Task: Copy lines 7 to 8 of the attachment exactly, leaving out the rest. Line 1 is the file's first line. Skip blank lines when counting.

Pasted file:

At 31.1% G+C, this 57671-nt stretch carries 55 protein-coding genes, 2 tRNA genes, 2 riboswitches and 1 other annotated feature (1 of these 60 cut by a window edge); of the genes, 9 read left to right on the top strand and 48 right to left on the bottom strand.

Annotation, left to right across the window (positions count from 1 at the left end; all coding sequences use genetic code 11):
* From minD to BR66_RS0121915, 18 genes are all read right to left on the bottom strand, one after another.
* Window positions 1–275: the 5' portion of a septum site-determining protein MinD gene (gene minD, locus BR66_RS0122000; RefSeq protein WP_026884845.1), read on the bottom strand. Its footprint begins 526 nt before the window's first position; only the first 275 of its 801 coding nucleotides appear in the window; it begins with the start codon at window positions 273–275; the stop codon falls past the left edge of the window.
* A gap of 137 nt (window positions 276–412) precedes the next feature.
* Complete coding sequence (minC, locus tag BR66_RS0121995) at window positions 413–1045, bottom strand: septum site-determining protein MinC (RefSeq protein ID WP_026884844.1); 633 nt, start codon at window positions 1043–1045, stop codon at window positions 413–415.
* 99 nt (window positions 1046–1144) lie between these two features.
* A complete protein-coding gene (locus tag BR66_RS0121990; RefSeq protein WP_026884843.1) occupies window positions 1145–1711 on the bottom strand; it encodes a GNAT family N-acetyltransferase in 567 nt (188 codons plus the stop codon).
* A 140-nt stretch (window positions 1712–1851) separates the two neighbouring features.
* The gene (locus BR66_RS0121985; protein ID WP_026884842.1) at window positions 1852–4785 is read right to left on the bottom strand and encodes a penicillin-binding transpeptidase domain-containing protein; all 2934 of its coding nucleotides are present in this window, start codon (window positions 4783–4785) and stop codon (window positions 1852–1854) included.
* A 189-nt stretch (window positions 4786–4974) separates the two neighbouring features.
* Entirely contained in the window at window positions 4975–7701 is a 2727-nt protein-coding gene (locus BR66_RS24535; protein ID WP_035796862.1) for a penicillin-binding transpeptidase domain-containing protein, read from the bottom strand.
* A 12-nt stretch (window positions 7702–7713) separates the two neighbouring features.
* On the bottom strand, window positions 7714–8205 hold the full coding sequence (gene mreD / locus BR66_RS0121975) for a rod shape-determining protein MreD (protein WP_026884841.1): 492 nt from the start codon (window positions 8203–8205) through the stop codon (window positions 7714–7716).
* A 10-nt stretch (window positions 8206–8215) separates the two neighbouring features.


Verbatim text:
* 99 nt (window positions 1046–1144) lie between these two features.
* A complete protein-coding gene (locus tag BR66_RS0121990; RefSeq protein WP_026884843.1) occupies window positions 1145–1711 on the bottom strand; it encodes a GNAT family N-acetyltransferase in 567 nt (188 codons plus the stop codon).